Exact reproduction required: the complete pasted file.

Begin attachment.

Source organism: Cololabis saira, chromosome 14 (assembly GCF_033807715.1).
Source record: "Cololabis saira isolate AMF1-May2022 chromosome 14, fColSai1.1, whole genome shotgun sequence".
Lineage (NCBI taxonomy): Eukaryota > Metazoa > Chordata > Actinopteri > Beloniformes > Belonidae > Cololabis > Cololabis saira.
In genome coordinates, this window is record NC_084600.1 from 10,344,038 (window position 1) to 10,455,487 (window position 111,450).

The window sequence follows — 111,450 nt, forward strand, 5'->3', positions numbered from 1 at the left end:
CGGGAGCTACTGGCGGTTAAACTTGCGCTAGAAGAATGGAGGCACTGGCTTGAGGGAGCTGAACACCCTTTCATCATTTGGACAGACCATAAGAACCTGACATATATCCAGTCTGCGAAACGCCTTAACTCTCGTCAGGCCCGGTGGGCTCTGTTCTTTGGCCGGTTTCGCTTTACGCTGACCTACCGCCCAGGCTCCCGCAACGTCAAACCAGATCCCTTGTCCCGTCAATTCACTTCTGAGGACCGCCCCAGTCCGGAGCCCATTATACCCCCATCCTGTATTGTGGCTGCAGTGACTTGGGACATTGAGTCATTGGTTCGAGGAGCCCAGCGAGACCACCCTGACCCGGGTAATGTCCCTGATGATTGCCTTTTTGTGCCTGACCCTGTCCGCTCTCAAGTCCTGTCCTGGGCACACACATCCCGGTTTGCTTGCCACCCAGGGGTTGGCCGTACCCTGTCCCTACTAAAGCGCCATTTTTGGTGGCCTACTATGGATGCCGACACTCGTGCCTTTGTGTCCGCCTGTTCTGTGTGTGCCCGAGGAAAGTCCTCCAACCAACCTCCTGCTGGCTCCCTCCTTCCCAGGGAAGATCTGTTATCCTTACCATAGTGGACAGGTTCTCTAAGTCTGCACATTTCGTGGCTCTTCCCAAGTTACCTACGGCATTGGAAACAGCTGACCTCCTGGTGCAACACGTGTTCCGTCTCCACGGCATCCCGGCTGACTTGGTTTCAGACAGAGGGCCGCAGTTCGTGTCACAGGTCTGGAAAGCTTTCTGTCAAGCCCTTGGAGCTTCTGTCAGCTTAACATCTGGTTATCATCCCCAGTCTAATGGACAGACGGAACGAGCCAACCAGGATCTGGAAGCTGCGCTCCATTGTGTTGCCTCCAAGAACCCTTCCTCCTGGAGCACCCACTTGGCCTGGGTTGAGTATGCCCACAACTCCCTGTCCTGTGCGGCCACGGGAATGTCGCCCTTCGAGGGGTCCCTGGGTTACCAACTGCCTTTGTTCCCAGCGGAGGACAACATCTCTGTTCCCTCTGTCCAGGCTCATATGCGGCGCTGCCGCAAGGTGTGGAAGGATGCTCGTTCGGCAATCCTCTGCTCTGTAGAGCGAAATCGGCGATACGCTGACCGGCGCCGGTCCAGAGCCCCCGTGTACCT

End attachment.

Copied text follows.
Source organism: Cololabis saira, chromosome 14 (assembly GCF_033807715.1).
Source record: "Cololabis saira isolate AMF1-May2022 chromosome 14, fColSai1.1, whole genome shotgun sequence".
Lineage (NCBI taxonomy): Eukaryota > Metazoa > Chordata > Actinopteri > Beloniformes > Belonidae > Cololabis > Cololabis saira.
In genome coordinates, this window is record NC_084600.1 from 10,344,038 (window position 1) to 10,455,487 (window position 111,450).

The window sequence follows — 111,450 nt, forward strand, 5'->3', positions numbered from 1 at the left end:
CGGGAGCTACTGGCGGTTAAACTTGCGCTAGAAGAATGGAGGCACTGGCTTGAGGGAGCTGAACACCCTTTCATCATTTGGACAGACCATAAGAACCTGACATATATCCAGTCTGCGAAACGCCTTAACTCTCGTCAGGCCCGGTGGGCTCTGTTCTTTGGCCGGTTTCGCTTTACGCTGACCTACCGCCCAGGCTCCCGCAACGTCAAACCAGATCCCTTGTCCCGTCAATTCACTTCTGAGGACCGCCCCAGTCCGGAGCCCATTATACCCCCATCCTGTATTGTGGCTGCAGTGACTTGGGACATTGAGTCATTGGTTCGAGGAGCCCAGCGAGACCACCCTGACCCGGGTAATGTCCCTGATGATTGCCTTTTTGTGCCTGACCCTGTCCGCTCTCAAGTCCTGTCCTGGGCACACACATCCCGGTTTGCTTGCCACCCAGGGGTTGGCCGTACCCTGTCCCTACTAAAGCGCCATTTTTGGTGGCCTACTATGGATGCCGACACTCGTGCCTTTGTGTCCGCCTGTTCTGTGTGTGCCCGAGGAAAGTCCTCCAACCAACCTCCTGCTGGCTCCCTCCTTCCCAGGGAAGATCTGTTATCCTTACCATAGTGGACAGGTTCTCTAAGTCTGCACATTTCGTGGCTCTTCCCAAGTTACCTACGGCATTGGAAACAGCTGACCTCCTGGTGCAACACGTGTTCCGTCTCCACGGCATCCCGGCTGACTTGGTTTCAGACAGAGGGCCGCAGTTCGTGTCACAGGTCTGGAAAGCTTTCTGTCAAGCCCTTGGAGCTTCTGTCAGCTTAACATCTGGTTATCATCCCCAGTCTAATGGACAGACGGAACGAGCCAACCAGGATCTGGAAGCTGCGCTCCATTGTGTTGCCTCCAAGAACCCTTCCTCCTGGAGCACCCACTTGGCCTGGGTTGAGTATGCCCACAACTCCCTGTCCTGTGCGGCCACGGGAATGTCGCCCTTCGAGGGGTCCCTGGGTTACCAACTGCCTTTGTTCCCAGCGGAGGACAACATCTCTGTTCCCTCTGTCCAGGCTCATATGCGGCGCTGCCGCAAGGTGTGGAAGGATGCTCGTTCGGCAATCCTCTGCTCTGTAGAGCGAAATCGGCGATACGCTGACCGGCGCCGGTCCAGAGCCCCCGTGTACCT